Mosaics and paintings often complemented these sculpted forms, as the one in Milan described to us by the fifth-century Eastern Roman historian Priscus, showing Roman emperors “sitting upon golden thrones surrounded by dead barbarians at their feet.”[x] We see in fact from other ancient sources that commissioning these visual monuments for public consumption served as one of the first steps an emperor took after a military triumph.[xi] Such visual displays of Rome’s martial prowess served a larger political purpose. In Constantinople, foreign embassies on their way to an audience with the Roman emperor were led purposefully along a rout dominated by such martial iconography; imagery that none too subtly highlighted to the envoys Rome’s martial and, indeed, masculine supremacy.[xii]
Even the coins that one carried on their person to perform the simplest of transactions spoke to the Romans’ sense of superiority over their foes, and served as well as a means of demonstrating the integral link between the manly valour of the emperor and his soldiers in the establishment and maintenance of this dominion. On the obverse of a coin, for instance, a fearsome headshot of the emperor often in military garb served as a customary design, while on the reverse, a favourite motif in the Later Empire was the representation of the emperor or his soldiers armed to the hilt standing over cowering barbarian captives with captions like: “The glory of the Romans [Gloria Romano rum]”, or “The return of happy times [Fel Temp Reparatio].”[xiii] Behind all of this imagery, we can observe a long-held conviction held by many Greek and Roman intellectuals that history represented a process whereby the manly conquered the unmanly (plate 3 & 5).[xiv]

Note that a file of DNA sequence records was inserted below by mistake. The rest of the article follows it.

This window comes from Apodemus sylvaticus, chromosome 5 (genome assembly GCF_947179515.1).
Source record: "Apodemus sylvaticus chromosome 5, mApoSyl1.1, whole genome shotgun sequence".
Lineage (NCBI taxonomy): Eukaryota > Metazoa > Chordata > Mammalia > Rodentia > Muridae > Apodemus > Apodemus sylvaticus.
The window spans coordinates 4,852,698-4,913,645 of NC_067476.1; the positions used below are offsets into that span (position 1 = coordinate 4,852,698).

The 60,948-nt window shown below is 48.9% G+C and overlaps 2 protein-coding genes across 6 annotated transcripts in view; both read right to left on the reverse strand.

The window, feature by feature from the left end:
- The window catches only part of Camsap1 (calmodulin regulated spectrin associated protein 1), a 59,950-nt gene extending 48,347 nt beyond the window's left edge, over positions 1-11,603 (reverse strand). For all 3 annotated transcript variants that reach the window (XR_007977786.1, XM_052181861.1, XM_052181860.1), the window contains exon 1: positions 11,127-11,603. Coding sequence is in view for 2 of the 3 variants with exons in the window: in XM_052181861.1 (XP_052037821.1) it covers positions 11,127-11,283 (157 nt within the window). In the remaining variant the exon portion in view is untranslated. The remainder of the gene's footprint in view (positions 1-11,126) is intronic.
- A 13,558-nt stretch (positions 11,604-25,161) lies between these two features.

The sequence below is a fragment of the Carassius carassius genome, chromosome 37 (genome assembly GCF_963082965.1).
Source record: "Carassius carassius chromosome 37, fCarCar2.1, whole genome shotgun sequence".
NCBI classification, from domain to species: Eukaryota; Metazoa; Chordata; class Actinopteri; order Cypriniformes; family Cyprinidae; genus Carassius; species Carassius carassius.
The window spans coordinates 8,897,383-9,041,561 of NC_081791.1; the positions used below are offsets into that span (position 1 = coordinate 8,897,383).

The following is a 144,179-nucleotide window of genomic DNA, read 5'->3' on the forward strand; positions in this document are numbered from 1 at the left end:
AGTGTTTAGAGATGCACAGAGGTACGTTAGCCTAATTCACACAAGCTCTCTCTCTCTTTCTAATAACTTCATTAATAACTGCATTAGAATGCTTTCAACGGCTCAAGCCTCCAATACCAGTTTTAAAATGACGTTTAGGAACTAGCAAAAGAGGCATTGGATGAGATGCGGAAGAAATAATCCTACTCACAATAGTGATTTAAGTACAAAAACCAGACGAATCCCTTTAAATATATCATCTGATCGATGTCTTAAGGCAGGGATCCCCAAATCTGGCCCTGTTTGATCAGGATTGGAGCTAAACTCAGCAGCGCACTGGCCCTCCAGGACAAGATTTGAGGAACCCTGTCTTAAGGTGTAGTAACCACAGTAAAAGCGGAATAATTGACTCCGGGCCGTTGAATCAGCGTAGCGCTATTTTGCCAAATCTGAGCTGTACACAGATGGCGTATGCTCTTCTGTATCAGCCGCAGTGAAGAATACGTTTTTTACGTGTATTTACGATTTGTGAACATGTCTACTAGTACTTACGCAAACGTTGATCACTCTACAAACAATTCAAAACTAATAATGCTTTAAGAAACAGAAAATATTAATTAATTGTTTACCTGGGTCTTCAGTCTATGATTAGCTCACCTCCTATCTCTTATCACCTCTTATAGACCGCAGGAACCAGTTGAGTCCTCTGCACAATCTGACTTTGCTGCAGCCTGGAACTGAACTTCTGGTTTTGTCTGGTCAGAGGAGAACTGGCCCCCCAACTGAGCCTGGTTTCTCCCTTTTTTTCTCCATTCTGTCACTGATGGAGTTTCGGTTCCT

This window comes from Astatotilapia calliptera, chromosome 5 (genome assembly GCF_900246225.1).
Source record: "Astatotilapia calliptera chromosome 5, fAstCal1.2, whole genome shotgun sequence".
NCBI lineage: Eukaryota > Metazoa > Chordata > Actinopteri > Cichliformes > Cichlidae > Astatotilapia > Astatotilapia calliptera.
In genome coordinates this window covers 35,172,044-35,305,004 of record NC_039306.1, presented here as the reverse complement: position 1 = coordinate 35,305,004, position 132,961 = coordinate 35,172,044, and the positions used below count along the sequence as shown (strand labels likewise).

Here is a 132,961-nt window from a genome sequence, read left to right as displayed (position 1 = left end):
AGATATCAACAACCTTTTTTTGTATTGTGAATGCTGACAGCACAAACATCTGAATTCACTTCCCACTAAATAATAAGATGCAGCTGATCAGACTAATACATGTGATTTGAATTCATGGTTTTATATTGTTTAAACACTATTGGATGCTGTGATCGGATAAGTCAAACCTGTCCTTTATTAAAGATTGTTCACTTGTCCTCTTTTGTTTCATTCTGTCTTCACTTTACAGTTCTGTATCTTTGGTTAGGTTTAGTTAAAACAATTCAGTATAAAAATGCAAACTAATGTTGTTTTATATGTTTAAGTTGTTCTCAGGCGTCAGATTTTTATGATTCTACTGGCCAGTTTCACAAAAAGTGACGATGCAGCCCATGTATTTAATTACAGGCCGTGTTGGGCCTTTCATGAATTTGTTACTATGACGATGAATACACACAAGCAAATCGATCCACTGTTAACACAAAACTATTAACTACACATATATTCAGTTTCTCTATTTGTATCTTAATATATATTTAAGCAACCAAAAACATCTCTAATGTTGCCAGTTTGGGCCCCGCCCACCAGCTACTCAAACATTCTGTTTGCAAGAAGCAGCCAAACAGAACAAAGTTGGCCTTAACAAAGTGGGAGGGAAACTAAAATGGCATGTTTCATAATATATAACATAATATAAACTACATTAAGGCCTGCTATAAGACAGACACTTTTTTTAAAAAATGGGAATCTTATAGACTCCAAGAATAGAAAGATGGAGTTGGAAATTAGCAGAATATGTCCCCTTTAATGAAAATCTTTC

Such assertions represent more than the anachronistic whims of modern scholars interested in uncovering ancient masculinities. Another Eastern Roman historian, writing in the early years of the fifth century, informs us that imperial image-makers created these art forms with the express intent of impressing upon their visual audience the “manliness of the emperor and the might of his soldiers [ἀνδρεíαν μὲν γὰρ βασιλέως ἢ ῥώμην στρατιωτῶν].”[xv]
In a centralised governmental system like that found in the Later Roman Empire, imperial propaganda provided the emperors and their backers with a powerful tool to publicise their authority and manipulate popular opinion across the expanse of Empire.[xvi] The classically educated elites, who represented an essential audience for these media campaigns, would have understood the social significance of the ideology, and in particular, the militaristic symbolism intrinsic to these art forms. Though living in increasingly independent halves of the Empire, these men, to borrow the words of Jacqueline Long, identified “with the name of Rome and Roman traditions completely.”[xvii] Raised in educational systems based on a steady diet of classical Latin authors, such as Sallust, Seneca the younger, and Vergil in the West and Greek authors like Homer, Herodotus, and Thucydides in the East, the literate classes in both halves of the Empire remained intimately aware of the time-honoured idealisation of the military ethic as an essential aspect of both masculine ideology and Rome’s right to imperium.[xviii]
[i] Williams, Roman Homosexuality, 135.